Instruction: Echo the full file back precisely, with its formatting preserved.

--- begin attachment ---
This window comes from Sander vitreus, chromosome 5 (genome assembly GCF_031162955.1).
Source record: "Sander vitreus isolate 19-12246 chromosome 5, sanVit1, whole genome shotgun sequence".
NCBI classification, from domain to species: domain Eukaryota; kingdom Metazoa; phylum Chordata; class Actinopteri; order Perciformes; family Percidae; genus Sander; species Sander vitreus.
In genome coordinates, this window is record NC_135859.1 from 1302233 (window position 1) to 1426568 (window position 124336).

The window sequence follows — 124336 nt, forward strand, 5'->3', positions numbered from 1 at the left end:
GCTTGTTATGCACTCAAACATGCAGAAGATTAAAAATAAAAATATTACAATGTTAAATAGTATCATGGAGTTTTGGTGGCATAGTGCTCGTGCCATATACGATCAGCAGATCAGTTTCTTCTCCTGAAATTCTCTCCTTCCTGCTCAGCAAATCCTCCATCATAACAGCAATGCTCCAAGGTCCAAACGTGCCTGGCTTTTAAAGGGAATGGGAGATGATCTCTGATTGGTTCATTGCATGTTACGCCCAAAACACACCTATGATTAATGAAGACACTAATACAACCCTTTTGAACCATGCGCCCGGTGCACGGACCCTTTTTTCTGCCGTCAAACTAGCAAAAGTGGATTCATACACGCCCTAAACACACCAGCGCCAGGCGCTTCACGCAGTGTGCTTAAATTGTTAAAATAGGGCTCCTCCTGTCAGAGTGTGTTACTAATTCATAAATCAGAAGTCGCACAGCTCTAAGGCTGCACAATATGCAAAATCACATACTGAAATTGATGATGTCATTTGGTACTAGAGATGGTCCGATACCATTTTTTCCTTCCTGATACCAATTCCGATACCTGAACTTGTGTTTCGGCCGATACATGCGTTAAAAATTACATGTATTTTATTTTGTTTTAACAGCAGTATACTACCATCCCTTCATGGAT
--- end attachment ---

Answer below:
This window comes from Sander vitreus, chromosome 5 (genome assembly GCF_031162955.1).
Source record: "Sander vitreus isolate 19-12246 chromosome 5, sanVit1, whole genome shotgun sequence".
NCBI classification, from domain to species: domain Eukaryota; kingdom Metazoa; phylum Chordata; class Actinopteri; order Perciformes; family Percidae; genus Sander; species Sander vitreus.
In genome coordinates, this window is record NC_135859.1 from 1302233 (window position 1) to 1426568 (window position 124336).

The window sequence follows — 124336 nt, forward strand, 5'->3', positions numbered from 1 at the left end:
GCTTGTTATGCACTCAAACATGCAGAAGATTAAAAATAAAAATATTACAATGTTAAATAGTATCATGGAGTTTTGGTGGCATAGTGCTCGTGCCATATACGATCAGCAGATCAGTTTCTTCTCCTGAAATTCTCTCCTTCCTGCTCAGCAAATCCTCCATCATAACAGCAATGCTCCAAGGTCCAAACGTGCCTGGCTTTTAAAGGGAATGGGAGATGATCTCTGATTGGTTCATTGCATGTTACGCCCAAAACACACCTATGATTAATGAAGACACTAATACAACCCTTTTGAACCATGCGCCCGGTGCACGGACCCTTTTTTCTGCCGTCAAACTAGCAAAAGTGGATTCATACACGCCCTAAACACACCAGCGCCAGGCGCTTCACGCAGTGTGCTTAAATTGTTAAAATAGGGCTCCTCCTGTCAGAGTGTGTTACTAATTCATAAATCAGAAGTCGCACAGCTCTAAGGCTGCACAATATGCAAAATCACATACTGAAATTGATGATGTCATTTGGTACTAGAGATGGTCCGATACCATTTTTTCCTTCCTGATACCAATTCCGATACCTGAACTTGTGTTTCGGCCGATACATGCGTTAAAAATTACATGTATTTTATTTTGTTTTAACAGCAGTATACTACCATCCCTTCATGGAT